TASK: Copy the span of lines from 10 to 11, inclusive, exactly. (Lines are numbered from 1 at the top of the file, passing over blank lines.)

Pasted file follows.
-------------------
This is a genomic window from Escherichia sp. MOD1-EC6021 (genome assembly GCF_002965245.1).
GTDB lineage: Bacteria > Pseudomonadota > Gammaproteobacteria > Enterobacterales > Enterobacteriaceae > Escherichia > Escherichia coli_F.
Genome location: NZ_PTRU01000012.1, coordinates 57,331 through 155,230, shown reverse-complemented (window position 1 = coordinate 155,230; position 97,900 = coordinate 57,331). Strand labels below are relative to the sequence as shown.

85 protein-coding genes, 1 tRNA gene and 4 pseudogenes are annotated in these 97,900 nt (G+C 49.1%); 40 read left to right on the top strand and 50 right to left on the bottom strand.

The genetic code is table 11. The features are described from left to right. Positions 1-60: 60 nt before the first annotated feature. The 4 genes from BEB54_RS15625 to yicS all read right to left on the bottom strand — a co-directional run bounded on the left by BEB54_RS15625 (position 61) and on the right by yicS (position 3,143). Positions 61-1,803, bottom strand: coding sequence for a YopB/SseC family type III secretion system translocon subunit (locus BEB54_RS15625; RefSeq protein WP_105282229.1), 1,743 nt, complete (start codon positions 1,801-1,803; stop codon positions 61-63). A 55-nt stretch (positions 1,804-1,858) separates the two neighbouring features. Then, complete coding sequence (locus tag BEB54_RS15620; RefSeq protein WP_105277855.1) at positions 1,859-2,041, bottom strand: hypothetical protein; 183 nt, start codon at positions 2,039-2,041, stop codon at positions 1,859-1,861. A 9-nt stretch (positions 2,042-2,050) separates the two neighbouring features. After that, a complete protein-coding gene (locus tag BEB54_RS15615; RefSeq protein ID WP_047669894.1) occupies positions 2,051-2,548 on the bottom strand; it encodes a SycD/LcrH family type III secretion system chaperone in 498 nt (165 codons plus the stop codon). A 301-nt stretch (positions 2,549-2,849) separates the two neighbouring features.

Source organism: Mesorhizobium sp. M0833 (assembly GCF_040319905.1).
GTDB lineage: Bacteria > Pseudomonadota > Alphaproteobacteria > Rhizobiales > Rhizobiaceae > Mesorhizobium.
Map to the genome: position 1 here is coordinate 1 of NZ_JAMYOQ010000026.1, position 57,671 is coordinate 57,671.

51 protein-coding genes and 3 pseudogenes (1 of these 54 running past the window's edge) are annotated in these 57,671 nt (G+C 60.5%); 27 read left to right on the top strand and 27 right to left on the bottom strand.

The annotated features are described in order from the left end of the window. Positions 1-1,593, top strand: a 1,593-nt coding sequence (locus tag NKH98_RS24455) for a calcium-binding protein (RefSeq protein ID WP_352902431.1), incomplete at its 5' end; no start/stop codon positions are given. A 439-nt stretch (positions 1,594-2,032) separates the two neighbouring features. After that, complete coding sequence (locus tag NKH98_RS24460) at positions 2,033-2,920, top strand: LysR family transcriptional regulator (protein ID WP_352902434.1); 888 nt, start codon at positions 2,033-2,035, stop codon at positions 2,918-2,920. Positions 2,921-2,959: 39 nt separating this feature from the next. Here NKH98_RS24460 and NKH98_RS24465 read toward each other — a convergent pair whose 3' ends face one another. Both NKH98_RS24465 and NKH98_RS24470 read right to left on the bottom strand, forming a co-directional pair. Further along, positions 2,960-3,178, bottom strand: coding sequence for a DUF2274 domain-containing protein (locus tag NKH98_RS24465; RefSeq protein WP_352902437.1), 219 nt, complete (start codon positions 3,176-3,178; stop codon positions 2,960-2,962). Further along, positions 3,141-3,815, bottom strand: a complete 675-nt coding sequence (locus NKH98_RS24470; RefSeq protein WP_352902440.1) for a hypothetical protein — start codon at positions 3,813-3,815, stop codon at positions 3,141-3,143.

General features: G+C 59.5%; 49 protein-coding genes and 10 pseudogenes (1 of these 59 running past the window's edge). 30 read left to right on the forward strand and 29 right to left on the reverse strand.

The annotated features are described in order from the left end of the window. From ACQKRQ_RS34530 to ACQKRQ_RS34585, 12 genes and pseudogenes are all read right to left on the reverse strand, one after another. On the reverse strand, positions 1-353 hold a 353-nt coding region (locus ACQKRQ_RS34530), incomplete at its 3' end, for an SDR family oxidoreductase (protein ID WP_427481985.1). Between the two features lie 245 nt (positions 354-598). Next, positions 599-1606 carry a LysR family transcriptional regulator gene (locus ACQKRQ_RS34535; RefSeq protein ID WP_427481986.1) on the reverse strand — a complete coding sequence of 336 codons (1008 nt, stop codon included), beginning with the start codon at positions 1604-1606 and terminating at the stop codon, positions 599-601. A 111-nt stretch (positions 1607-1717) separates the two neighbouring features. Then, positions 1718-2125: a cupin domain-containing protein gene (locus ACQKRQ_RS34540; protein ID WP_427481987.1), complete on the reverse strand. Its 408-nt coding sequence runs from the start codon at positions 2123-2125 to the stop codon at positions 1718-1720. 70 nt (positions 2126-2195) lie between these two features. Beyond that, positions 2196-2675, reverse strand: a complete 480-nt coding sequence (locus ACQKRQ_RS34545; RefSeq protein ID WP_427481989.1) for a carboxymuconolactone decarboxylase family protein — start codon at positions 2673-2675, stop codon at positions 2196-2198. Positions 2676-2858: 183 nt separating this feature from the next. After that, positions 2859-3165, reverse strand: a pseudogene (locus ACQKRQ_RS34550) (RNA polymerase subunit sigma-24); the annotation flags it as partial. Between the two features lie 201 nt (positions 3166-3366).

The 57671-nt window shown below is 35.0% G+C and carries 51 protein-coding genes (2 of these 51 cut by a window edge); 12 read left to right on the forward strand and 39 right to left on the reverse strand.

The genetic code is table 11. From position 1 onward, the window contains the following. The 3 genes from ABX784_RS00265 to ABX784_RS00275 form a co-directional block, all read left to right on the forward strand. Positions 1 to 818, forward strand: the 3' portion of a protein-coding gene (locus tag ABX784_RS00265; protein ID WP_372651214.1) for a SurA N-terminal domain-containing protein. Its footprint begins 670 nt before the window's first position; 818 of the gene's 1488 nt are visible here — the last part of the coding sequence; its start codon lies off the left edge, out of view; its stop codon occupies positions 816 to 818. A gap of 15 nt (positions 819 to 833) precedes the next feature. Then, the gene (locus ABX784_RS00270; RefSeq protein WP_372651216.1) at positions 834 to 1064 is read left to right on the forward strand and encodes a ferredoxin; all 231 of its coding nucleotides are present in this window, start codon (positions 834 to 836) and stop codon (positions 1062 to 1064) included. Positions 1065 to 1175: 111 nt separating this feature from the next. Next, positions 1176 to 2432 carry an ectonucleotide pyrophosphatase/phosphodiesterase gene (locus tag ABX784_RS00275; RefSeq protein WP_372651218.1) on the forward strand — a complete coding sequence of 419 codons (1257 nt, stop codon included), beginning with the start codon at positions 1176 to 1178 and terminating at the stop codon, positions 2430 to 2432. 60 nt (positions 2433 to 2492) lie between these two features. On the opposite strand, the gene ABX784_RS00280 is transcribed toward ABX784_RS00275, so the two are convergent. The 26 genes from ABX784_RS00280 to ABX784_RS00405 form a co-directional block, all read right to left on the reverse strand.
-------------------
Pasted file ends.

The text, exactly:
The annotated features are described in order from the left end of the window. Positions 1-1,593, top strand: a 1,593-nt coding sequence (locus tag NKH98_RS24455) for a calcium-binding protein (RefSeq protein ID WP_352902431.1), incomplete at its 5' end; no start/stop codon positions are given. A 439-nt stretch (positions 1,594-2,032) separates the two neighbouring features. After that, complete coding sequence (locus tag NKH98_RS24460) at positions 2,033-2,920, top strand: LysR family transcriptional regulator (protein ID WP_352902434.1); 888 nt, start codon at positions 2,033-2,035, stop codon at positions 2,918-2,920. Positions 2,921-2,959: 39 nt separating this feature from the next. Here NKH98_RS24460 and NKH98_RS24465 read toward each other — a convergent pair whose 3' ends face one another. Both NKH98_RS24465 and NKH98_RS24470 read right to left on the bottom strand, forming a co-directional pair. Further along, positions 2,960-3,178, bottom strand: coding sequence for a DUF2274 domain-containing protein (locus tag NKH98_RS24465; RefSeq protein WP_352902437.1), 219 nt, complete (start codon positions 3,176-3,178; stop codon positions 2,960-2,962). Further along, positions 3,141-3,815, bottom strand: a complete 675-nt coding sequence (locus NKH98_RS24470; RefSeq protein WP_352902440.1) for a hypothetical protein — start codon at positions 3,813-3,815, stop codon at positions 3,141-3,143.

General features: G+C 59.5%; 49 protein-coding genes and 10 pseudogenes (1 of these 59 running past the window's edge). 30 read left to right on the forward strand and 29 right to left on the reverse strand.